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Welcome to the home of the Modern Farm Business® podcast, hosted weekly by Dean Heffta. Modern Farm Business translates proven methods and best practices from the business arena to today's modern farm leadership environment. We'll be learning from forward-thinking experts and discovering how to apply time-tested techniques to make real improvements on the farm.

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Oct 25, 2018

A leader on today's farm wears a lot of "hats," holding ultimate accountability for every aspect of the operation. This week, Dean explores the four activities a farm leader must regularly undertake to keep things running smoothly.

LEARNING: IT IS NOT A “STAGE” OF LIFE. ONCE FORMAL LEARNING ENDS, THE REAL LEARNING BEGINS
1. Learning cannot be delegated. One should not make a habit of telling others to go get good at something instead of tackling it oneself. We can end up handicapping ourself for good decision-making if we put the onus of basic understanding on others.
2. A leader does not have to be an expert on every aspect of the business, but should know enough basics to be able to get the rest of the necessary learning from the doing. It takes mistakes to truly learn.
3. Fostering learning in others is crucial. A leader should create an atmosphere that encourages curiosity and increases learning.

KNOWING: SPECIFICALLY, THE PROACTIVE RESPONSIBILITY OF A LEADER TO STAY INFORMED; “ACTIVE KNOWLEDGE”
1. A leader must take responsibility to take action and know what is going on in the business at all times.
2. This means a leader might have to set up some sort of reporting system to keep them informed of what’s going on. The goal is to be not only knowledgeable, but also informed.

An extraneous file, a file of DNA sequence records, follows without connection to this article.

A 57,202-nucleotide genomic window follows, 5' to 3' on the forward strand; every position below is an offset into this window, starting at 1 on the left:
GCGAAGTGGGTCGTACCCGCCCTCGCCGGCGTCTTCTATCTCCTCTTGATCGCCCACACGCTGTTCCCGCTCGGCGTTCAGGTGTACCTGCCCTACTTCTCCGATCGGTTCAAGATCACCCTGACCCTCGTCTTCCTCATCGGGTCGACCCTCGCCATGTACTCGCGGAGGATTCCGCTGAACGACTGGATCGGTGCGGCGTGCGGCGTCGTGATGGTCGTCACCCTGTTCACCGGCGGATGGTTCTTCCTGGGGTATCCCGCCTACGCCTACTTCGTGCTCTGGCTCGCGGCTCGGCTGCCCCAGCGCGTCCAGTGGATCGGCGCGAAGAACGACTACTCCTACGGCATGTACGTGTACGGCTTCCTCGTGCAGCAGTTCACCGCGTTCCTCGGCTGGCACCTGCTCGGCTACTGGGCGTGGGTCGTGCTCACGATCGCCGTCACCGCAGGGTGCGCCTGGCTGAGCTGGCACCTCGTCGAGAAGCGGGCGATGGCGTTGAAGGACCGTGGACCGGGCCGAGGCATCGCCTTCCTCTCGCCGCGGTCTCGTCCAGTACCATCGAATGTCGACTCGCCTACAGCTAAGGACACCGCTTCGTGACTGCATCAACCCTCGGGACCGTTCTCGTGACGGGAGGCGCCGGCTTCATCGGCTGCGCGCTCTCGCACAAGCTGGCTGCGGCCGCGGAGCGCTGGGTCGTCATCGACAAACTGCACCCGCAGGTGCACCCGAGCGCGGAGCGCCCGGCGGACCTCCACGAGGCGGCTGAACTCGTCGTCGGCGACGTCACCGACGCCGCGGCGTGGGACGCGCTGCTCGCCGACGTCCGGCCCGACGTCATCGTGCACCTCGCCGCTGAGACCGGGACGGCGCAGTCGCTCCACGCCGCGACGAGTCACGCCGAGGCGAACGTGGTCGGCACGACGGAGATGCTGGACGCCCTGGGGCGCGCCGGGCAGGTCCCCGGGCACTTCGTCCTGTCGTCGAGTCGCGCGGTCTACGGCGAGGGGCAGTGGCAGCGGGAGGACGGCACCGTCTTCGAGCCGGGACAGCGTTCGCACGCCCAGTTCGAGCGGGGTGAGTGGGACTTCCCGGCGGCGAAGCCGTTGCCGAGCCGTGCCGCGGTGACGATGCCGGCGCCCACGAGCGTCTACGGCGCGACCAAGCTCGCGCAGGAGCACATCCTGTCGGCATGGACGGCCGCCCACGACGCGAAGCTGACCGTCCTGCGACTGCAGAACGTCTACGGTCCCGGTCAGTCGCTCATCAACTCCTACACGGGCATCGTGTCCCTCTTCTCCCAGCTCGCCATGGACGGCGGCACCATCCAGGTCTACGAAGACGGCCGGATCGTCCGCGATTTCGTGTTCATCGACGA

DECIDING: WHETHER BY THE TEAM OR THE LEADER, THE ORGANIZATION MOVES FORWARD WHEN DECISIONS ARE MADE
1. There is a decision-making spectrum for leaders. At one end is the leader who wants to only spend time on the big-picture, major decisions; on the other end is the leader who wants to be involved in every day-to-day decision and not entrust anyone else to make decisions on behalf of the organization. Eventually, if growth is a goal, the latter will have to begin loosening their hold on daily decisions and entrust them to others—or else they themselves will bottleneck the company’s growth.
2. Be clear about the goal. It can be easy to lost track of what we’re doing when blinded by everyday decisions.
3. Look for more than simply two options. Find new and creative ways to solve the problem.
4. Evaluate each option for potential risks and rewards. Might a certain choice be an impediment down the road?
5. Take action before you have 100% of the information. You could gather information literally forever if you wanted to. At some point we have to be satisfied with the data we have and commit to a course of action.

DOING: TAKING ACTION BEFORE THE WINDOW OF OPPORTUNITY CLOSES, BUT NOT TOO EARLY
1. If we wait too long—learning, gathering information or trying to decide—the team can see us as a timid and uncertain leader. If we charge into action without spending enough time in the previous three steps, we can be seen as impulsive and reactive.
2. Be clear about the goal. It can be easy to lost track of what we’re doing when blinded by everyday decisions.
3. Look for more than simply two options. Find new and creative ways to solve the problem.